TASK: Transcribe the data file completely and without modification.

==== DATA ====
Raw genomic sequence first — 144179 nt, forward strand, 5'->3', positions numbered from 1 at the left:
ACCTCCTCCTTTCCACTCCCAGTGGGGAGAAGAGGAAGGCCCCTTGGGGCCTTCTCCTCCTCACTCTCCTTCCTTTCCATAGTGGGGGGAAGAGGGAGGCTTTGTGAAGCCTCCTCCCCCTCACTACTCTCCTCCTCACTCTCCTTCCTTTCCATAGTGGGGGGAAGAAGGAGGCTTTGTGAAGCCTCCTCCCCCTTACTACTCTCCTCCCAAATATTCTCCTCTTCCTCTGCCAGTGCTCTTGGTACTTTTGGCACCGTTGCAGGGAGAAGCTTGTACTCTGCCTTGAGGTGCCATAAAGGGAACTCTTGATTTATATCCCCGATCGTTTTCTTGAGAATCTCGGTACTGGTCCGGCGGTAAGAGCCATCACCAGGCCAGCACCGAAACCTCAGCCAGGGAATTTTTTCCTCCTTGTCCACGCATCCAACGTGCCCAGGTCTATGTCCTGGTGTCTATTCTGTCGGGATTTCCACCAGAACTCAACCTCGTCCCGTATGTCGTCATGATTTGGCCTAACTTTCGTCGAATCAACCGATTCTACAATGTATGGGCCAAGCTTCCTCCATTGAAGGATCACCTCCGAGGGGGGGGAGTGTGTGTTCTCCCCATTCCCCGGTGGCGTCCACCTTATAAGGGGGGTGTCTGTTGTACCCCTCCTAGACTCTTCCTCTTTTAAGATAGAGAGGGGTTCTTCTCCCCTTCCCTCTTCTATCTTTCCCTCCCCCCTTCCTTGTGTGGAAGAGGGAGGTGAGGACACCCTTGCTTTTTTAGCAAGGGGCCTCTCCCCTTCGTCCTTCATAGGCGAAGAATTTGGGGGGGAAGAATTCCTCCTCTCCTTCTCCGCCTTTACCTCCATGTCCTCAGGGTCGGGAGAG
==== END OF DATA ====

Raw genomic sequence first — 144179 nt, forward strand, 5'->3', positions numbered from 1 at the left:
ACCTCCTCCTTTCCACTCCCAGTGGGGAGAAGAGGAAGGCCCCTTGGGGCCTTCTCCTCCTCACTCTCCTTCCTTTCCATAGTGGGGGGAAGAGGGAGGCTTTGTGAAGCCTCCTCCCCCTCACTACTCTCCTCCTCACTCTCCTTCCTTTCCATAGTGGGGGGAAGAAGGAGGCTTTGTGAAGCCTCCTCCCCCTTACTACTCTCCTCCCAAATATTCTCCTCTTCCTCTGCCAGTGCTCTTGGTACTTTTGGCACCGTTGCAGGGAGAAGCTTGTACTCTGCCTTGAGGTGCCATAAAGGGAACTCTTGATTTATATCCCCGATCGTTTTCTTGAGAATCTCGGTACTGGTCCGGCGGTAAGAGCCATCACCAGGCCAGCACCGAAACCTCAGCCAGGGAATTTTTTCCTCCTTGTCCACGCATCCAACGTGCCCAGGTCTATGTCCTGGTGTCTATTCTGTCGGGATTTCCACCAGAACTCAACCTCGTCCCGTATGTCGTCATGATTTGGCCTAACTTTCGTCGAATCAACCGATTCTACAATGTATGGGCCAAGCTTCCTCCATTGAAGGATCACCTCCGAGGGGGGGGAGTGTGTGTTCTCCCCATTCCCCGGTGGCGTCCACCTTATAAGGGGGGTGTCTGTTGTACCCCTCCTAGACTCTTCCTCTTTTAAGATAGAGAGGGGTTCTTCTCCCCTTCCCTCTTCTATCTTTCCCTCCCCCCTTCCTTGTGTGGAAGAGGGAGGTGAGGACACCCTTGCTTTTTTAGCAAGGGGCCTCTCCCCTTCGTCCTTCATAGGCGAAGAATTTGGGGGGGAAGAATTCCTCCTCTCCTTCTCCGCCTTTACCTCCATGTCCTCAGGGTCGGGAGAG